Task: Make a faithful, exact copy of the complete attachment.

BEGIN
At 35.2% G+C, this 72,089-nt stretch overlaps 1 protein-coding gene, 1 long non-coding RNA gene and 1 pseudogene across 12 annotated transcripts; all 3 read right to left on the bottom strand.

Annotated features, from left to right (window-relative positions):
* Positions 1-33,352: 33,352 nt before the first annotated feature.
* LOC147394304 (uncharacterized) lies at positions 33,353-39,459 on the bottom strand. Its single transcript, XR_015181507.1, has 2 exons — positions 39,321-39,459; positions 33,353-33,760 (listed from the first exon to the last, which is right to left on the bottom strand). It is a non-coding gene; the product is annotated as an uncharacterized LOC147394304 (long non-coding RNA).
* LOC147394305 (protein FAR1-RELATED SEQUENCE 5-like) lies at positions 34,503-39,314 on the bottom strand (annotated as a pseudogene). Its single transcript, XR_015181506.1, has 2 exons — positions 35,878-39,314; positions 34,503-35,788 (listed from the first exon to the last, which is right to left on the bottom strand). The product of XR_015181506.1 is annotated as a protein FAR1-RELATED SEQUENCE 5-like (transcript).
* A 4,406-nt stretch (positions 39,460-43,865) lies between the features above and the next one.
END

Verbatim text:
At 35.2% G+C, this 72,089-nt stretch overlaps 1 protein-coding gene, 1 long non-coding RNA gene and 1 pseudogene across 12 annotated transcripts; all 3 read right to left on the bottom strand.

Annotated features, from left to right (window-relative positions):
* Positions 1-33,352: 33,352 nt before the first annotated feature.
* LOC147394304 (uncharacterized) lies at positions 33,353-39,459 on the bottom strand. Its single transcript, XR_015181507.1, has 2 exons — positions 39,321-39,459; positions 33,353-33,760 (listed from the first exon to the last, which is right to left on the bottom strand). It is a non-coding gene; the product is annotated as an uncharacterized LOC147394304 (long non-coding RNA).
* LOC147394305 (protein FAR1-RELATED SEQUENCE 5-like) lies at positions 34,503-39,314 on the bottom strand (annotated as a pseudogene). Its single transcript, XR_015181506.1, has 2 exons — positions 35,878-39,314; positions 34,503-35,788 (listed from the first exon to the last, which is right to left on the bottom strand). The product of XR_015181506.1 is annotated as a protein FAR1-RELATED SEQUENCE 5-like (transcript).
* A 4,406-nt stretch (positions 39,460-43,865) lies between the features above and the next one.